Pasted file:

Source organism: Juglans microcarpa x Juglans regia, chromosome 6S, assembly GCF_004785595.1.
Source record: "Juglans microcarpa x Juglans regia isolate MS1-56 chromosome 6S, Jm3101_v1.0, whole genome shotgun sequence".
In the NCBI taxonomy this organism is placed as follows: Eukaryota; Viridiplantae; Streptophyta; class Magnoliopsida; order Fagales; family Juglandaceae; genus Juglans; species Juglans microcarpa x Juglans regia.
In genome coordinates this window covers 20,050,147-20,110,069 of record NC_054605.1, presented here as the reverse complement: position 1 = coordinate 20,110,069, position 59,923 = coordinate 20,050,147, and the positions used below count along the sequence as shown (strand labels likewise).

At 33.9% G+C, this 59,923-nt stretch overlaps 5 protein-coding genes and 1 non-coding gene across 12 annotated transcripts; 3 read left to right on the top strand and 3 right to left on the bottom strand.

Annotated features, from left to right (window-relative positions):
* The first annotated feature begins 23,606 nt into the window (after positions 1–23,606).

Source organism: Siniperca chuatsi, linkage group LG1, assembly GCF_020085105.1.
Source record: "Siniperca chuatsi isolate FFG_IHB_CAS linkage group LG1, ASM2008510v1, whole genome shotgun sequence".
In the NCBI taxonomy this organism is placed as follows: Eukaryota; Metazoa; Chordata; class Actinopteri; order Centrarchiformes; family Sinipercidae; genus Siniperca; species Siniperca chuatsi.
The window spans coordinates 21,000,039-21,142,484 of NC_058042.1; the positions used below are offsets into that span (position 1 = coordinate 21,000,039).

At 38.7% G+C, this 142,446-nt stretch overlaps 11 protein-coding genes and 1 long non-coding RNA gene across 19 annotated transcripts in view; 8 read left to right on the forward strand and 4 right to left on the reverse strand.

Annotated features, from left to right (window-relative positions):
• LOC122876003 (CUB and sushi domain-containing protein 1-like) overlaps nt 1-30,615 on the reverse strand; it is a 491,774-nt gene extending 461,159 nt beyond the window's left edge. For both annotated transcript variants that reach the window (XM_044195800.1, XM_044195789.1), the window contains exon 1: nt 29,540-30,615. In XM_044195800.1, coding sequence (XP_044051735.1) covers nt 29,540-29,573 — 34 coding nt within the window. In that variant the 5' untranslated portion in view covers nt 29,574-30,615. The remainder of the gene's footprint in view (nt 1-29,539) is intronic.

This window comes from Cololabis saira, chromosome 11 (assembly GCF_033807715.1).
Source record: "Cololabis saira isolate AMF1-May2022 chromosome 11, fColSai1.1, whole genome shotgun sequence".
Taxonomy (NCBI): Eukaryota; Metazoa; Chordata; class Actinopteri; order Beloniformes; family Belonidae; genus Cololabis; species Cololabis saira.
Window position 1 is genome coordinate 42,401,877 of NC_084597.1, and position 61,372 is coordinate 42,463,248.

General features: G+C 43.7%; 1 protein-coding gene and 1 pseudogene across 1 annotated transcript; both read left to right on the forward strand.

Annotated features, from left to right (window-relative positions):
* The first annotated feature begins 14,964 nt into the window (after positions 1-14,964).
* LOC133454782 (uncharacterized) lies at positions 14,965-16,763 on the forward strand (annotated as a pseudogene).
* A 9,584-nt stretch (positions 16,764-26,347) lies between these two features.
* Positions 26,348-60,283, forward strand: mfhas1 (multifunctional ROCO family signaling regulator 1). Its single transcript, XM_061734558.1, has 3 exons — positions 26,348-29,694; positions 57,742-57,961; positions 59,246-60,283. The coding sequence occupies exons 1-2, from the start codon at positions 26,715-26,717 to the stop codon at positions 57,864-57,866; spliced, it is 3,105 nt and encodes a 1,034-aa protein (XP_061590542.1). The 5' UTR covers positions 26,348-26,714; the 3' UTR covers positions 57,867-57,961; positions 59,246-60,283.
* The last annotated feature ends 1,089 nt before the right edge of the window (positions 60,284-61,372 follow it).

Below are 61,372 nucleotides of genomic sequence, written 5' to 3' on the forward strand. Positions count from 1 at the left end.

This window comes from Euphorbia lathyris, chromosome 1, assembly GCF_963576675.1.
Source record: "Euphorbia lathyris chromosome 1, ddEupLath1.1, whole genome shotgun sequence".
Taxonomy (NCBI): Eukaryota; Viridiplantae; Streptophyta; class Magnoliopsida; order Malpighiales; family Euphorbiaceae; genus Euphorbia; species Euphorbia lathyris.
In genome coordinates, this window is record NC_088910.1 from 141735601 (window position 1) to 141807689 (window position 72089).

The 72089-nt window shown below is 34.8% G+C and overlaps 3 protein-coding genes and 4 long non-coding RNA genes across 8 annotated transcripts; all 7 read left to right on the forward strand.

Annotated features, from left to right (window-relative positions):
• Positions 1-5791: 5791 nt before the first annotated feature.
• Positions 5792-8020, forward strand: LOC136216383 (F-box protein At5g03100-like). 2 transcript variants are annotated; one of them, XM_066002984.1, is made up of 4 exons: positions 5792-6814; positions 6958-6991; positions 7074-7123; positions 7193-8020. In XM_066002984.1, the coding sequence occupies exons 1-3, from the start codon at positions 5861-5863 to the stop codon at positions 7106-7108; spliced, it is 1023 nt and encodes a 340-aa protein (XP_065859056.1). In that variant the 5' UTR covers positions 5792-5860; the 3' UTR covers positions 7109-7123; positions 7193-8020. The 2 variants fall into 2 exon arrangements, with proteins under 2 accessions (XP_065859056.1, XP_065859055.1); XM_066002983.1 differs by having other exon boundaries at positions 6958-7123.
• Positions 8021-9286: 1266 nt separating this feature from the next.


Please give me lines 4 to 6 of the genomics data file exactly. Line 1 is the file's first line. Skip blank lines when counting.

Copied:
In genome coordinates this window covers 20,050,147-20,110,069 of record NC_054605.1, presented here as the reverse complement: position 1 = coordinate 20,110,069, position 59,923 = coordinate 20,050,147, and the positions used below count along the sequence as shown (strand labels likewise).

At 33.9% G+C, this 59,923-nt stretch overlaps 5 protein-coding genes and 1 non-coding gene across 12 annotated transcripts; 3 read left to right on the top strand and 3 right to left on the bottom strand.

Annotated features, from left to right (window-relative positions):